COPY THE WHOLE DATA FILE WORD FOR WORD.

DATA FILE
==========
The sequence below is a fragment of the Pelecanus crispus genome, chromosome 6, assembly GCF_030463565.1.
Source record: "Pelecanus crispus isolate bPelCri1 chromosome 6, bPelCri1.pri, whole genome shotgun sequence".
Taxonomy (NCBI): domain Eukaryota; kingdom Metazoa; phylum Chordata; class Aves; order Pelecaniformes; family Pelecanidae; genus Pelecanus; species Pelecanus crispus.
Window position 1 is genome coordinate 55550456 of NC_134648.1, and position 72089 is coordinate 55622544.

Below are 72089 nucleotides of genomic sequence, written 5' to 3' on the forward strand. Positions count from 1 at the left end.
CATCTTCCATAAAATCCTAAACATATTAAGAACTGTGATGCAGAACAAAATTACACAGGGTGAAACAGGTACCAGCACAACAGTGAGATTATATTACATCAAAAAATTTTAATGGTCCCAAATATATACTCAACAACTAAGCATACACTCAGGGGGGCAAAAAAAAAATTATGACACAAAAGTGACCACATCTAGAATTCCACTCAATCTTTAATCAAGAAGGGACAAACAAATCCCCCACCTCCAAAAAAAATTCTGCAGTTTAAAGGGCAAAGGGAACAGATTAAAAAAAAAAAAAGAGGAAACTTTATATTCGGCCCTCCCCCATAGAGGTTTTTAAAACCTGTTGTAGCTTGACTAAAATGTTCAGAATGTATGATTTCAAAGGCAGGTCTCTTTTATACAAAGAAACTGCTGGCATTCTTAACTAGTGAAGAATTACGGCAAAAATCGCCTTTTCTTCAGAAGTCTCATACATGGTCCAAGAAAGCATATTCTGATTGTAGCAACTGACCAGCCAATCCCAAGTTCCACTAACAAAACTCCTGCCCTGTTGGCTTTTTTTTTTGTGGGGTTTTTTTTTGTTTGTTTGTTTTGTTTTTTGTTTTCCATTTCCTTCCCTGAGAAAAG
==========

The sequence below is a fragment of the Pelecanus crispus genome, chromosome 6, assembly GCF_030463565.1.
Source record: "Pelecanus crispus isolate bPelCri1 chromosome 6, bPelCri1.pri, whole genome shotgun sequence".
Taxonomy (NCBI): domain Eukaryota; kingdom Metazoa; phylum Chordata; class Aves; order Pelecaniformes; family Pelecanidae; genus Pelecanus; species Pelecanus crispus.
Window position 1 is genome coordinate 55550456 of NC_134648.1, and position 72089 is coordinate 55622544.

Below are 72089 nucleotides of genomic sequence, written 5' to 3' on the forward strand. Positions count from 1 at the left end.
CATCTTCCATAAAATCCTAAACATATTAAGAACTGTGATGCAGAACAAAATTACACAGGGTGAAACAGGTACCAGCACAACAGTGAGATTATATTACATCAAAAAATTTTAATGGTCCCAAATATATACTCAACAACTAAGCATACACTCAGGGGGGCAAAAAAAAAATTATGACACAAAAGTGACCACATCTAGAATTCCACTCAATCTTTAATCAAGAAGGGACAAACAAATCCCCCACCTCCAAAAAAAATTCTGCAGTTTAAAGGGCAAAGGGAACAGATTAAAAAAAAAAAAAGAGGAAACTTTATATTCGGCCCTCCCCCATAGAGGTTTTTAAAACCTGTTGTAGCTTGACTAAAATGTTCAGAATGTATGATTTCAAAGGCAGGTCTCTTTTATACAAAGAAACTGCTGGCATTCTTAACTAGTGAAGAATTACGGCAAAAATCGCCTTTTCTTCAGAAGTCTCATACATGGTCCAAGAAAGCATATTCTGATTGTAGCAACTGACCAGCCAATCCCAAGTTCCACTAACAAAACTCCTGCCCTGTTGGCTTTTTTTTTTGTGGGGTTTTTTTTTGTTTGTTTGTTTTGTTTTTTGTTTTCCATTTCCTTCCCTGAGAAAAG